Dear Euan Sutherland

Congratulations on becoming chief executive of the Co-Op. Apparently, your “considerable experience of the strategic leadership needed in complex consumer-facing businesses” swung it. Well, your experience of the strategic leadership needed in banking wouldn’t, since you’ve got none. Having worked at Boots, Mars and Kingfisher, the top bird in DIY, you seem to have decided that three months on the board there is enough.

The Co-Op is an attractive business model, as you will have seen as a non-exec. It sounds less aggressive than a plc, since some profits are recycled to the customers. Your predecessor has done a fine job, turning Somerfield into places that shoppers might actually prefer to visit for the groceries. Your experience will doubtless help this process, but that looks like yesterday’s problem.

Today’s is banking, and making something of those 632 branches the Co-Op bought from Lloyds. Perhaps “bought” is too strong a word, since Lloyds was so desperate that it not only butchered the price, but also lent the Co-op the money to pay it. Nevertheless, it’s quite a lump to swallow. Your bank may become a credible competitor to the big five, but integrating banking systems brings execution risk (for companies and executives) and in five years’ time retail banking may have disappeared into a smartphone app.

Mind you, if supermarket tills do become bank branches, the Co-op should be as well placed as anyone to cope, so it may be that experience in complex consumer-facing businesses is just the ticket. Unfortunately, putting non-bankers in charge of banks has not produced happy outcomes in the past, as the shareholders in HBoS could tell you. Best of luck. And keep a close eye on those wholesale money markets.

Predictions, predictions

The analysts at Saxo Bank make outrageous predictions at this time of year. For 2013 they see plunging German shares, soaraway soya beans, gold at $1200 and Spanish sovereign debt at 10 per cent. They also suggest that Japan will nationalise its ailing electronics companies.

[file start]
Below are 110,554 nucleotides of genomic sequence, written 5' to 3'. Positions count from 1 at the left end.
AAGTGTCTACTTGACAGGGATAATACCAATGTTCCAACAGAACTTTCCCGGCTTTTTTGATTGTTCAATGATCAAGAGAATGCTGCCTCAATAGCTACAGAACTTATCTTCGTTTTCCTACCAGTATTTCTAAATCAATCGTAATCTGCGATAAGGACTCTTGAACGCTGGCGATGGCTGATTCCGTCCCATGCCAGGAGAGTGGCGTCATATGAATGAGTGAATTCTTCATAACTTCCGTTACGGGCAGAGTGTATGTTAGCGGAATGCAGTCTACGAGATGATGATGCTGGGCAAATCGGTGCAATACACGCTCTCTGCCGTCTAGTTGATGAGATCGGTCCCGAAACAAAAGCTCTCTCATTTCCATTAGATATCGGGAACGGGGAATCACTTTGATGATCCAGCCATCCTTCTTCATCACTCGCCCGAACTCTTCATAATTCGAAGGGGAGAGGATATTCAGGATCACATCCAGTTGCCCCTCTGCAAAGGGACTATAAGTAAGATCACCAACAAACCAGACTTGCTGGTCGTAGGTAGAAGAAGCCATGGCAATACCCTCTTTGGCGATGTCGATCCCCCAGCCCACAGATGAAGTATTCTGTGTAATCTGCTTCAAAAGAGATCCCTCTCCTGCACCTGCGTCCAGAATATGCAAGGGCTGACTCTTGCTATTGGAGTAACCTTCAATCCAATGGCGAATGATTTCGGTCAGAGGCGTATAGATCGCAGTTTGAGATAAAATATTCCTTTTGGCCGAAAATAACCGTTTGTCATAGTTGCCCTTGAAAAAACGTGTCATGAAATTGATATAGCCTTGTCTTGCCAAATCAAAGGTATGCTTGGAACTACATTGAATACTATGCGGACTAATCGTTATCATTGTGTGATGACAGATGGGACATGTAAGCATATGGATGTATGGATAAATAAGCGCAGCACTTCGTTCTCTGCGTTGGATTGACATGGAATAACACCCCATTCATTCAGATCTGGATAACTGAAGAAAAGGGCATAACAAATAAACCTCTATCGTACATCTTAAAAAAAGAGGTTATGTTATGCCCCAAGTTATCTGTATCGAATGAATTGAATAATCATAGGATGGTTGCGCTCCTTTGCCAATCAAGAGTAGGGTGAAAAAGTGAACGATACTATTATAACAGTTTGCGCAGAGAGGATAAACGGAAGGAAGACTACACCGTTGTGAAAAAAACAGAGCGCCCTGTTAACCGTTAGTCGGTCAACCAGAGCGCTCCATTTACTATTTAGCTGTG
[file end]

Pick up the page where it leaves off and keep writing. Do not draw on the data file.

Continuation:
This is not so much outrageous as astonishing. It’s only a few years since the likes of Sony, Sharp and Panasonic bestrode the consumer electronics world like colossi, destroying the competition with clever little gadgets or better tellies. Today their business models are broken. The South Koreans, led by Samsung, have done for them. Saxo sees a government rescue in the style of the US bailout of the auto industry. However, whether the Japanese can reinvent a business as GM and Ford have done is doubtful, given the culture of unquestioning respect for seniors and the reluctance to face anything unpleasant.

Last year’s predictions from Saxo included a surprise candidate for the White House, Apple shares halving and 50 forced bank nationalisations in the EU, so perhaps its forecasting is no better than that of the rest of us. Last month the investment bank laid off 20 per cent of its workforce, or 266 employees. How many of them saw that coming?

Call that compensation?

We taxpayers have been jolly generous to George Entwistle for his 54 unhappy days as director-general of the BBC. His boss, Chris Patten, assures us that the £450,000 pay-off, plus health and protection money, is less than a court would find under his contract, which rather begs the question as to why the employer wrote it this way in the first place.

Compensation, in a slightly different context, is being paid to the Official Saviour of the Bank of England, Mark Carney. His contract covers a fine London house, a pension bung and a basic salary of £480,000. We’re not told about compensation should he decide that the job of Governor is too difficult for a mere mortal.

Still, lets keep a sense of proportion here. Mr Carney could name his price (and it looks as though he did) and Mr Entwistle had the defective BBC contract in his pocket, but compared to Vladimir Strzhalkovsky, they are mere amateurs. In return for walking away from his job as CEO of Norilsk Nickel, he collects $100m. Mind you, he was there for four years, which works out at less than $700,000 per day. A rounding error, really.

This is an updated version of my column in Saturday’s Financial Times